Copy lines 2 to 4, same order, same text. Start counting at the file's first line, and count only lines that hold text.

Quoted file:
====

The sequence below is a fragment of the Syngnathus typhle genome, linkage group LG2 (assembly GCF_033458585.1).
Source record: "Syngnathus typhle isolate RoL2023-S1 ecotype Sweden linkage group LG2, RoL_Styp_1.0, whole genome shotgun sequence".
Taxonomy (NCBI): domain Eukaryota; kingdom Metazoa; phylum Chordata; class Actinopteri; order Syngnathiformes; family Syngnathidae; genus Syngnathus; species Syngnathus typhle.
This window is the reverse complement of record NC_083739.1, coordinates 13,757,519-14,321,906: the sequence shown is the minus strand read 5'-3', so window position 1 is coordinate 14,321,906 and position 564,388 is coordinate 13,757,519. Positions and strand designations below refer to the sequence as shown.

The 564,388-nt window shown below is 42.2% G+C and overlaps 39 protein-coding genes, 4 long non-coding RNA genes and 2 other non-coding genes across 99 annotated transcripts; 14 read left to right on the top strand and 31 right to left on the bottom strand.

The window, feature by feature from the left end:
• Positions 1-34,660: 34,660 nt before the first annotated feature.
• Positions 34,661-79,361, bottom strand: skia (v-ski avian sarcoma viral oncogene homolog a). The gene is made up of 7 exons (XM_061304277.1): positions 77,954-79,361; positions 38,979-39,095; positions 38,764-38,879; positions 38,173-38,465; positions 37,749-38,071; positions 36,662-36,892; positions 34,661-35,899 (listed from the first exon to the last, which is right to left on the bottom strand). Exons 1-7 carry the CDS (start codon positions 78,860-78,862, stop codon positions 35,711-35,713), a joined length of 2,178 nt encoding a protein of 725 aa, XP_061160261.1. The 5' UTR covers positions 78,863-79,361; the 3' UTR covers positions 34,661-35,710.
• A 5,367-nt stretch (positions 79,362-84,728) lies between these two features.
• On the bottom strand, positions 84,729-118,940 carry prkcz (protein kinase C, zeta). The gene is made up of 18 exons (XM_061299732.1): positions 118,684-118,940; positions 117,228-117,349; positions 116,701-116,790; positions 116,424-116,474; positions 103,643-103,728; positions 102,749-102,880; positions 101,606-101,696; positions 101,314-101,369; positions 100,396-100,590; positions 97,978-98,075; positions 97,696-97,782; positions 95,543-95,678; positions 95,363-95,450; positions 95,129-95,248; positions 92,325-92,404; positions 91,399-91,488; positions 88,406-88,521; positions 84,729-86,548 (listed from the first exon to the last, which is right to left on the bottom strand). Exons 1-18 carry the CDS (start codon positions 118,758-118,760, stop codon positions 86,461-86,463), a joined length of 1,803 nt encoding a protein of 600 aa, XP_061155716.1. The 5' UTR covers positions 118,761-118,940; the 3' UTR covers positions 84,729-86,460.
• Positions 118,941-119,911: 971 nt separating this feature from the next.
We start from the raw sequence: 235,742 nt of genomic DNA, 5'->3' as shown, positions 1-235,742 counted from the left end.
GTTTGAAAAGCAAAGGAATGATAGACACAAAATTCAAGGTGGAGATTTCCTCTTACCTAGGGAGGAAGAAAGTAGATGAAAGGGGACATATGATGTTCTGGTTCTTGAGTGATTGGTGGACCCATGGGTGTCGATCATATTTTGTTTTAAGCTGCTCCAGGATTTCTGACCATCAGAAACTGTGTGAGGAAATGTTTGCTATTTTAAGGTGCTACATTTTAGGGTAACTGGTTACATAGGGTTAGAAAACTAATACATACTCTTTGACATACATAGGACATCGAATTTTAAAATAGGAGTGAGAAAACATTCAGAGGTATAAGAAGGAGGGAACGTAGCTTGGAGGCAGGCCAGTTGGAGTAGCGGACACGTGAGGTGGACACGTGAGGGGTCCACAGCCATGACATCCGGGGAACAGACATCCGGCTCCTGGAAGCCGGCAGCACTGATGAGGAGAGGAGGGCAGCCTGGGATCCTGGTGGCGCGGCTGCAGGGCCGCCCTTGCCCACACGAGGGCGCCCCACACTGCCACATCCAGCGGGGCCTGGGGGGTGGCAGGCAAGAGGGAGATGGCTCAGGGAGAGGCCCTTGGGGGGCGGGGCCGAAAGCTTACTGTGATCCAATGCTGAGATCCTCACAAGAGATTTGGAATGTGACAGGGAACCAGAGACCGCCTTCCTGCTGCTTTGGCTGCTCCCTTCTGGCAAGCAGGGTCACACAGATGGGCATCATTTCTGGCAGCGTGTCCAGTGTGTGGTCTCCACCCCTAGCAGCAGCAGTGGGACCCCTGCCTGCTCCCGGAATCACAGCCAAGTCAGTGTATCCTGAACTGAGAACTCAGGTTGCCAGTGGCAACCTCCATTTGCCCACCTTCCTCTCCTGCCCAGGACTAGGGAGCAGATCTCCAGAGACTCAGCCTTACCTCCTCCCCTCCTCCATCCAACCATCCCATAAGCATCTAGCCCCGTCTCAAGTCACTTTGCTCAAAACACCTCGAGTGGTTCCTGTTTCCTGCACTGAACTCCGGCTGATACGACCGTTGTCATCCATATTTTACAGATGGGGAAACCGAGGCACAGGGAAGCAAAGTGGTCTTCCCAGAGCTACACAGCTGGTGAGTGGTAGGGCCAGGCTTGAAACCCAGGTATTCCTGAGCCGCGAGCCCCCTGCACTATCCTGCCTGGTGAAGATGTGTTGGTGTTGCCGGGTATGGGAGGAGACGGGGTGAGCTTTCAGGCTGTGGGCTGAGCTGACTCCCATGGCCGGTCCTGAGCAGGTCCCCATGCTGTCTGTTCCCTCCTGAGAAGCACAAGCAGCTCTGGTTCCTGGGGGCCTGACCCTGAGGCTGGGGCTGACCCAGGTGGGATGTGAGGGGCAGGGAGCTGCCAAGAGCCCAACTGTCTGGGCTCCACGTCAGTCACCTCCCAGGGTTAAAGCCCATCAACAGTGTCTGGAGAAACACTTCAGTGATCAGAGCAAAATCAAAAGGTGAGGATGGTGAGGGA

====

Source record: "Syngnathus typhle isolate RoL2023-S1 ecotype Sweden linkage group LG2, RoL_Styp_1.0, whole genome shotgun sequence".
Taxonomy (NCBI): domain Eukaryota; kingdom Metazoa; phylum Chordata; class Actinopteri; order Syngnathiformes; family Syngnathidae; genus Syngnathus; species Syngnathus typhle.
This window is the reverse complement of record NC_083739.1, coordinates 13,757,519-14,321,906: the sequence shown is the minus strand read 5'-3', so window position 1 is coordinate 14,321,906 and position 564,388 is coordinate 13,757,519. Positions and strand designations below refer to the sequence as shown.